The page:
This week, we’ll look at CIO tweets on key pain points in the transformation of the CIO position and approaches for resolving them.
Vi Bergquist, CIO at St. Cloud College, raised the point of the challenges CIOs face in the shadow IT and BYOD era. The article reads, “Today, IT is no longer master of the universe.” While we can’t deny this phrase, we do have to insist that CIOs can leverage the empowerment of business users for net positive results for their organizations.
How exactly have CIOs lost control? Tim Crawford, CIO advisor, posted a CIO Journal article on how cloud applications start with pockets of users. As the user base within an organization grows, this puts pressure on the CIO to approve the solution and eventually purchase a corporate license. While this strategy can pose an issue for CIOs who want to avoid silos of collaboration, it can also be a legitimate and effective way for employees to bring user-friendly tools into the enterprise.
Issues arise when the relationship between IT and business users is antagonistic, wherein the CIO gains a reputation as a CI-“No”. American Cancer Society CIO Jay Ferro points out a key initiative for avoiding this dynamic: transparency. Employees do not want to create risk for the company on purpose; they just look for tools that allow them to best get their jobs done. As this article explains, IT cannot be a black box removed from communication with users. Transparent policies on risk will help workers understand the reasoning behind IT’s actions and, ultimately, become better security partners.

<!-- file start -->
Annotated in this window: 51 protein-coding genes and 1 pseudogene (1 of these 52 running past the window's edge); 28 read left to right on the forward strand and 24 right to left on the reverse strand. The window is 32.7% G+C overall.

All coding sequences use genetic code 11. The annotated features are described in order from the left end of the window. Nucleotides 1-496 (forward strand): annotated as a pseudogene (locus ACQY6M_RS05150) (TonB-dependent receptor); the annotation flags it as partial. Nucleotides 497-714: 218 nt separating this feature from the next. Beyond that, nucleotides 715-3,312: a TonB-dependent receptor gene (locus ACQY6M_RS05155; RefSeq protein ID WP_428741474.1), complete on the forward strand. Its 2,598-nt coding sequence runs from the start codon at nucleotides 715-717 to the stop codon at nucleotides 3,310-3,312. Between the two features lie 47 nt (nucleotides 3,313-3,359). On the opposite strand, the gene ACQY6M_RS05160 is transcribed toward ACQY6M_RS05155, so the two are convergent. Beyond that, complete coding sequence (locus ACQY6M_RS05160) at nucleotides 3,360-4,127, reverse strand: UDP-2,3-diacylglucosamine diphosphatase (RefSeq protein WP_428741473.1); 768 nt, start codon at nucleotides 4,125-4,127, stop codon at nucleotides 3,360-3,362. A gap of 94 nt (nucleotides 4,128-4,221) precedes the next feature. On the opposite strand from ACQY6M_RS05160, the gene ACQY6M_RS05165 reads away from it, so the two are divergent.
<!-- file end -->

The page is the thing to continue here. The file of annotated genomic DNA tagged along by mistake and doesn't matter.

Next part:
Technically it’s cheating to pull a LinkedIn post into a Twitter roundup, but this article from HP Enterprise CIO Ralph Loura was too good to pass up. Loura offers advice for CIOs intimidated by the challenges Vi Bergquist alluded to: “Fasten your seatbelts, it’s going to be a bumpy ride.” Working in a user-centric IT department certainly requires a change in attitude and a great deal of flexibility, but the reward lies in the business results and happier users that this strategy can deliver.
How does this tie into security? McAfee CIO Patty Hatter shared an interview on the relationship between the CIO and CSO. To start, we think that creating a dialogue between users and IT on cloud application use cases in a natural segue to the security conversation. Second, security needs to consider business goals, which is why we agree with the headline that “proactive security officers must align with IT and business partners.” The safest security measure may be to encrypt all data, but that strategy would be pointless if users upload the data to an unsanctioned service in order utilize it for work. This interview is a must-read on integrating security with IT operations.
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